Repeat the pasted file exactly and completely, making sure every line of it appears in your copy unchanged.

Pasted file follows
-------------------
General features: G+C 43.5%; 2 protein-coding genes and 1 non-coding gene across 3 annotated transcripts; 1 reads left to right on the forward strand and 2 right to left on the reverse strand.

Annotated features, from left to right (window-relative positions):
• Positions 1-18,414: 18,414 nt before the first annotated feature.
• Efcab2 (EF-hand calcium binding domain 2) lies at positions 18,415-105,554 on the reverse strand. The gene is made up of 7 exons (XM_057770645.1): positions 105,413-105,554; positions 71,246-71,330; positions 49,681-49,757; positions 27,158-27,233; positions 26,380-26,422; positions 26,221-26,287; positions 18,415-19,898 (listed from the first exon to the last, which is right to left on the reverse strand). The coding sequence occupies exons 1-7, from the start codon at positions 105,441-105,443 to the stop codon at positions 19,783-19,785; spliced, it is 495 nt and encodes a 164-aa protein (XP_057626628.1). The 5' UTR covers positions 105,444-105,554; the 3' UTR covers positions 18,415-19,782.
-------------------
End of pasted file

General features: G+C 43.5%; 2 protein-coding genes and 1 non-coding gene across 3 annotated transcripts; 1 reads left to right on the forward strand and 2 right to left on the reverse strand.

Annotated features, from left to right (window-relative positions):
• Positions 1-18,414: 18,414 nt before the first annotated feature.
• Efcab2 (EF-hand calcium binding domain 2) lies at positions 18,415-105,554 on the reverse strand. The gene is made up of 7 exons (XM_057770645.1): positions 105,413-105,554; positions 71,246-71,330; positions 49,681-49,757; positions 27,158-27,233; positions 26,380-26,422; positions 26,221-26,287; positions 18,415-19,898 (listed from the first exon to the last, which is right to left on the reverse strand). The coding sequence occupies exons 1-7, from the start codon at positions 105,441-105,443 to the stop codon at positions 19,783-19,785; spliced, it is 495 nt and encodes a 164-aa protein (XP_057626628.1). The 5' UTR covers positions 105,444-105,554; the 3' UTR covers positions 18,415-19,782.